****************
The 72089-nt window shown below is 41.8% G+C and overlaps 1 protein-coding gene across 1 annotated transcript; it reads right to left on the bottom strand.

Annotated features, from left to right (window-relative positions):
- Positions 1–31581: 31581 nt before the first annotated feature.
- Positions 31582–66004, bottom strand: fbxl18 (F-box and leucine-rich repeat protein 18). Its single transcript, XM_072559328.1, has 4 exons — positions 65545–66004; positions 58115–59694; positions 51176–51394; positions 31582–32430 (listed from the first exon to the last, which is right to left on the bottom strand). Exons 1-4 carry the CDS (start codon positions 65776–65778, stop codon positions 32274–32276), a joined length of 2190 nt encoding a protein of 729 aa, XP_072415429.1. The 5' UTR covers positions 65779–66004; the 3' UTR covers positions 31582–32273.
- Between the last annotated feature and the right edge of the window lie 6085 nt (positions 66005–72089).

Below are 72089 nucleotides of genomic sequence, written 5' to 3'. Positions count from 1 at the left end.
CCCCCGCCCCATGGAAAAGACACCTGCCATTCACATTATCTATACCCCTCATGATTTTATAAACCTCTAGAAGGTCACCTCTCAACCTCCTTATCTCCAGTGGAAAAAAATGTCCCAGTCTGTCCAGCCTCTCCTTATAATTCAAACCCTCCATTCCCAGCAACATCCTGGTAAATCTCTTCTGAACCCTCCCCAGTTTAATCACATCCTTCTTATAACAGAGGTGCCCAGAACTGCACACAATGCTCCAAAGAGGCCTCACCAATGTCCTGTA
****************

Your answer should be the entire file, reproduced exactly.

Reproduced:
The 72089-nt window shown below is 41.8% G+C and overlaps 1 protein-coding gene across 1 annotated transcript; it reads right to left on the bottom strand.

Annotated features, from left to right (window-relative positions):
- Positions 1–31581: 31581 nt before the first annotated feature.
- Positions 31582–66004, bottom strand: fbxl18 (F-box and leucine-rich repeat protein 18). Its single transcript, XM_072559328.1, has 4 exons — positions 65545–66004; positions 58115–59694; positions 51176–51394; positions 31582–32430 (listed from the first exon to the last, which is right to left on the bottom strand). Exons 1-4 carry the CDS (start codon positions 65776–65778, stop codon positions 32274–32276), a joined length of 2190 nt encoding a protein of 729 aa, XP_072415429.1. The 5' UTR covers positions 65779–66004; the 3' UTR covers positions 31582–32273.
- Between the last annotated feature and the right edge of the window lie 6085 nt (positions 66005–72089).

Below are 72089 nucleotides of genomic sequence, written 5' to 3'. Positions count from 1 at the left end.
CCCCCGCCCCATGGAAAAGACACCTGCCATTCACATTATCTATACCCCTCATGATTTTATAAACCTCTAGAAGGTCACCTCTCAACCTCCTTATCTCCAGTGGAAAAAAATGTCCCAGTCTGTCCAGCCTCTCCTTATAATTCAAACCCTCCATTCCCAGCAACATCCTGGTAAATCTCTTCTGAACCCTCCCCAGTTTAATCACATCCTTCTTATAACAGAGGTGCCCAGAACTGCACACAATGCTCCAAAGAGGCCTCACCAATGTCCTGTA